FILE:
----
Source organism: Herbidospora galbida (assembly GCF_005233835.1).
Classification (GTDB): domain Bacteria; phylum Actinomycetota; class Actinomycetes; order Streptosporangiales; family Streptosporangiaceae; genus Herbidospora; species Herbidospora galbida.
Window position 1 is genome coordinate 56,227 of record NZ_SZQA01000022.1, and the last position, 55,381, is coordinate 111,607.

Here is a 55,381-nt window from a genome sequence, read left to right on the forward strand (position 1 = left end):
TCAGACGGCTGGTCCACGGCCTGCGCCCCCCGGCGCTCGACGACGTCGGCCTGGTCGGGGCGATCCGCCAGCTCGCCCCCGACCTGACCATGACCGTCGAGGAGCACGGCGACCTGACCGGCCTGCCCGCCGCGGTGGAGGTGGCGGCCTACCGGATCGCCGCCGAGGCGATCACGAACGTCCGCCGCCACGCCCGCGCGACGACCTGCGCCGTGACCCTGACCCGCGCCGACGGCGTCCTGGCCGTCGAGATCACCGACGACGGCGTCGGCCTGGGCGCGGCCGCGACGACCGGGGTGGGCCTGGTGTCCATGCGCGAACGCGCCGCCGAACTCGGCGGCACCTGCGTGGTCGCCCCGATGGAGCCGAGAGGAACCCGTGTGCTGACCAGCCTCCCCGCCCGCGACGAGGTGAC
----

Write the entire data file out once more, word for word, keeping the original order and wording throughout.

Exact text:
Source organism: Herbidospora galbida (assembly GCF_005233835.1).
Classification (GTDB): domain Bacteria; phylum Actinomycetota; class Actinomycetes; order Streptosporangiales; family Streptosporangiaceae; genus Herbidospora; species Herbidospora galbida.
Window position 1 is genome coordinate 56,227 of record NZ_SZQA01000022.1, and the last position, 55,381, is coordinate 111,607.

Here is a 55,381-nt window from a genome sequence, read left to right on the forward strand (position 1 = left end):
TCAGACGGCTGGTCCACGGCCTGCGCCCCCCGGCGCTCGACGACGTCGGCCTGGTCGGGGCGATCCGCCAGCTCGCCCCCGACCTGACCATGACCGTCGAGGAGCACGGCGACCTGACCGGCCTGCCCGCCGCGGTGGAGGTGGCGGCCTACCGGATCGCCGCCGAGGCGATCACGAACGTCCGCCGCCACGCCCGCGCGACGACCTGCGCCGTGACCCTGACCCGCGCCGACGGCGTCCTGGCCGTCGAGATCACCGACGACGGCGTCGGCCTGGGCGCGGCCGCGACGACCGGGGTGGGCCTGGTGTCCATGCGCGAACGCGCCGCCGAACTCGGCGGCACCTGCGTGGTCGCCCCGATGGAGCCGAGAGGAACCCGTGTGCTGACCAGCCTCCCCGCCCGCGACGAGGTGAC